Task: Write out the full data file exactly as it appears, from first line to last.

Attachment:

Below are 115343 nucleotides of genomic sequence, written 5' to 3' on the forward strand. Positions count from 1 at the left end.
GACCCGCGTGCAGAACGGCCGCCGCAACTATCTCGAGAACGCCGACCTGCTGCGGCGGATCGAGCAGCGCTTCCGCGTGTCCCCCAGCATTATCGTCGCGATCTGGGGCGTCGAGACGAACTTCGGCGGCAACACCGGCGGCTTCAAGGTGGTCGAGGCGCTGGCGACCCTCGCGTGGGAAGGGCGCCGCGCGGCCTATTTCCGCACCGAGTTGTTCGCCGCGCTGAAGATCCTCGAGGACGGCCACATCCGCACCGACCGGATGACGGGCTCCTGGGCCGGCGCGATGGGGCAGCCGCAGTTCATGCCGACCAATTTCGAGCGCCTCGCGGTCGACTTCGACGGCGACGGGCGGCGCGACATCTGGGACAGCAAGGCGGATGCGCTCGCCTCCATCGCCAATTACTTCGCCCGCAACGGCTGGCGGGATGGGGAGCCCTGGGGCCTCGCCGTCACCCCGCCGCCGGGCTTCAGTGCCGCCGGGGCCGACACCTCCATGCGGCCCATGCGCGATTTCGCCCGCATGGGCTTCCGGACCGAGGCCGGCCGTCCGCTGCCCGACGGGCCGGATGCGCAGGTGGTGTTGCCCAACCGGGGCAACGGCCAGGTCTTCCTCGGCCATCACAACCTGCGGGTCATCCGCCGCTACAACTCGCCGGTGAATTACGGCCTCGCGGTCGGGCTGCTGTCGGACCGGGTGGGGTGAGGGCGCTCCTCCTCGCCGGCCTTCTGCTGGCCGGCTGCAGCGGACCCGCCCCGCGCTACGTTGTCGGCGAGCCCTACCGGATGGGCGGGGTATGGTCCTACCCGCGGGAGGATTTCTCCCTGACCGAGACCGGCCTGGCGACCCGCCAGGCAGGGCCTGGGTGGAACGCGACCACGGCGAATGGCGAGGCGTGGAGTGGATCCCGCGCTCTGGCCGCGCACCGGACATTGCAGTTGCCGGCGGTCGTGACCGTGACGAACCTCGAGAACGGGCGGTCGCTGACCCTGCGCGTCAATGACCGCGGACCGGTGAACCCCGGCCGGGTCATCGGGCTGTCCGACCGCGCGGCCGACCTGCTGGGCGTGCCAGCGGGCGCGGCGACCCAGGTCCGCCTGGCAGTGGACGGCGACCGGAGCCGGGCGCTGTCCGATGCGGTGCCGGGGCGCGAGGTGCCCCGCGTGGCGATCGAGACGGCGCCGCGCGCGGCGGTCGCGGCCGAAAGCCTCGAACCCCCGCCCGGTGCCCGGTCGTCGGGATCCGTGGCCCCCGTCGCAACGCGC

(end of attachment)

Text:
Below are 115343 nucleotides of genomic sequence, written 5' to 3' on the forward strand. Positions count from 1 at the left end.
GACCCGCGTGCAGAACGGCCGCCGCAACTATCTCGAGAACGCCGACCTGCTGCGGCGGATCGAGCAGCGCTTCCGCGTGTCCCCCAGCATTATCGTCGCGATCTGGGGCGTCGAGACGAACTTCGGCGGCAACACCGGCGGCTTCAAGGTGGTCGAGGCGCTGGCGACCCTCGCGTGGGAAGGGCGCCGCGCGGCCTATTTCCGCACCGAGTTGTTCGCCGCGCTGAAGATCCTCGAGGACGGCCACATCCGCACCGACCGGATGACGGGCTCCTGGGCCGGCGCGATGGGGCAGCCGCAGTTCATGCCGACCAATTTCGAGCGCCTCGCGGTCGACTTCGACGGCGACGGGCGGCGCGACATCTGGGACAGCAAGGCGGATGCGCTCGCCTCCATCGCCAATTACTTCGCCCGCAACGGCTGGCGGGATGGGGAGCCCTGGGGCCTCGCCGTCACCCCGCCGCCGGGCTTCAGTGCCGCCGGGGCCGACACCTCCATGCGGCCCATGCGCGATTTCGCCCGCATGGGCTTCCGGACCGAGGCCGGCCGTCCGCTGCCCGACGGGCCGGATGCGCAGGTGGTGTTGCCCAACCGGGGCAACGGCCAGGTCTTCCTCGGCCATCACAACCTGCGGGTCATCCGCCGCTACAACTCGCCGGTGAATTACGGCCTCGCGGTCGGGCTGCTGTCGGACCGGGTGGGGTGAGGGCGCTCCTCCTCGCCGGCCTTCTGCTGGCCGGCTGCAGCGGACCCGCCCCGCGCTACGTTGTCGGCGAGCCCTACCGGATGGGCGGGGTATGGTCCTACCCGCGGGAGGATTTCTCCCTGACCGAGACCGGCCTGGCGACCCGCCAGGCAGGGCCTGGGTGGAACGCGACCACGGCGAATGGCGAGGCGTGGAGTGGATCCCGCGCTCTGGCCGCGCACCGGACATTGCAGTTGCCGGCGGTCGTGACCGTGACGAACCTCGAGAACGGGCGGTCGCTGACCCTGCGCGTCAATGACCGCGGACCGGTGAACCCCGGCCGGGTCATCGGGCTGTCCGACCGCGCGGCCGACCTGCTGGGCGTGCCAGCGGGCGCGGCGACCCAGGTCCGCCTGGCAGTGGACGGCGACCGGAGCCGGGCGCTGTCCGATGCGGTGCCGGGGCGCGAGGTGCCCCGCGTGGCGATCGAGACGGCGCCGCGCGCGGCGGTCGCGGCCGAAAGCCTCGAACCCCCGCCCGGTGCCCGGTCGTCGGGATCCGTGGCCCCCGTCGCAACGCGC